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Teens sue school after expulsion for online death threats

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The three teenage girls who were expelled from school because of their after-school online activity filed a lawsuit Wednesday in federal court against the northern Indiana school district. The teens claim the death threats they made on Facebook were made jokingly and their First Amendment rights are being violated.

S.M., J.D. and K.F. were in eighth grade at Griffith Middle School when, in January, they engaged in a conversation on Facebook. S.M. posted a status update about cutting herself while shaving her legs. J.D. and K.F. commented on the status, and eventually the comments turned to the girls joking about whom they would kill and how they would do it if they had the opportunity. The suit says the conversation was made in complete jest, which is evident by the repeated use of “emoticons,” characters that resemble faces, and capitalization intended to represent sarcasm. The suit claims the girls never intended to actually hurt anyone.

A mother of one of the girls' classmates notified the school principal about the conversation. The girls were originally suspended for 10 days and later expelled for violating the portion of the student handbook concerning bullying, harassment and intimidation. The lawsuit doesn’t identify whom the girls discussed killing and if those individuals were students.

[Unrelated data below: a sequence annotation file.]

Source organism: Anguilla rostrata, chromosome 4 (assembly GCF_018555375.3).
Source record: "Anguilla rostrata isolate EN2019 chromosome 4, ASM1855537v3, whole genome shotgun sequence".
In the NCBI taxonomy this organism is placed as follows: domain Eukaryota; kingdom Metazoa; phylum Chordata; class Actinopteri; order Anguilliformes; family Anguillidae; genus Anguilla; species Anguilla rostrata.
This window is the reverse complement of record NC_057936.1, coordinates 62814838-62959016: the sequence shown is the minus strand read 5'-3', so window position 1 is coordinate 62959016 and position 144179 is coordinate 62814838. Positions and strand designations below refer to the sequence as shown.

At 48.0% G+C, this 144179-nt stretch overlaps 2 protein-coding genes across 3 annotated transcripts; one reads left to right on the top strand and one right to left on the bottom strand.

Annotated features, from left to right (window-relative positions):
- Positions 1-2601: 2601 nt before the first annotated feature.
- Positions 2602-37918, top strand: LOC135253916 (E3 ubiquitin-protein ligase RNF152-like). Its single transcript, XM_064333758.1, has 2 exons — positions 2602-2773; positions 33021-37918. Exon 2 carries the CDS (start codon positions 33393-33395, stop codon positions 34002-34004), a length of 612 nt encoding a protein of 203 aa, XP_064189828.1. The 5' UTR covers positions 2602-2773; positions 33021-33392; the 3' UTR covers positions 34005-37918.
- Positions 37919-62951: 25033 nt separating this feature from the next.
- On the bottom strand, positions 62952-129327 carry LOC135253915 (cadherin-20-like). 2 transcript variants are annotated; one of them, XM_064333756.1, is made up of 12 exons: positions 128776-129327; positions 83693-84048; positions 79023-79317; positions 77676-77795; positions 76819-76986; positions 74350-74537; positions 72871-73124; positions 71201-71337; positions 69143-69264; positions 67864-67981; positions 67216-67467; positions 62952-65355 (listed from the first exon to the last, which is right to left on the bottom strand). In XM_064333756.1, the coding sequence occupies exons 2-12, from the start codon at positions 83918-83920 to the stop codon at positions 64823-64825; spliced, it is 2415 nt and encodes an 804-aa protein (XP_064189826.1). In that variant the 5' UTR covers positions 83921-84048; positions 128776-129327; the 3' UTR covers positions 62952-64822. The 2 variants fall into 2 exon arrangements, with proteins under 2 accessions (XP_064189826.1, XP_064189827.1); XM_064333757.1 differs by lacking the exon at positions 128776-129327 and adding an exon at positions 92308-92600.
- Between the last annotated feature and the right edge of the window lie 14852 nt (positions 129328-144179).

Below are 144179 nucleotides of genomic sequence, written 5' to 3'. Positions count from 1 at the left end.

The lawsuit alleges the girls’ First Amendment rights were violated by the disciplinary action taken by the school. They want to be able to return to school and have the disciplinary action removed from their records. The plaintiffs also seek damages and costs.

The ACLU of Indiana filed S.M., by her mother and next friend Bonnie Martin-Nolan, et al. v. Griffith Public Schools, No. 2:12-CV-160, in the Hammond Division of the Northern District of Indiana.

 

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  3. The practitioners and judges who hail E-filing as the Saviour of the West need to contain their respective excitements. E-filing is federal court requires the practitioner to cram his motion practice into pigeonholes created by IT people. Compound motions or those seeking alternative relief are effectively barred, unless the practitioner wants to receive a tart note from some functionary admonishing about the "problem". E-filing is just another method by which courts and judges transfer their burden to practitioners, who are the really the only powerless components of the system. Of COURSE it is easier for the court to require all of its imput to conform to certain formats, but this imposition does NOT improve the quality of the practice of law and does NOT improve the ability of the practitioner to advocate for his client or to fashion pleadings that exactly conform to his client's best interests. And we should be very wary of the disingenuous pablum about the costs. The courts will find a way to stick it to the practitioner. Lake County is a VERY good example of this rapaciousness. Any one who does not believe this is invited to review the various special fees that system imposes upon practitioners- as practitioners- and upon each case ON TOP of the court costs normal in every case manually filed. Jurisprudence according to Aldous Huxley.

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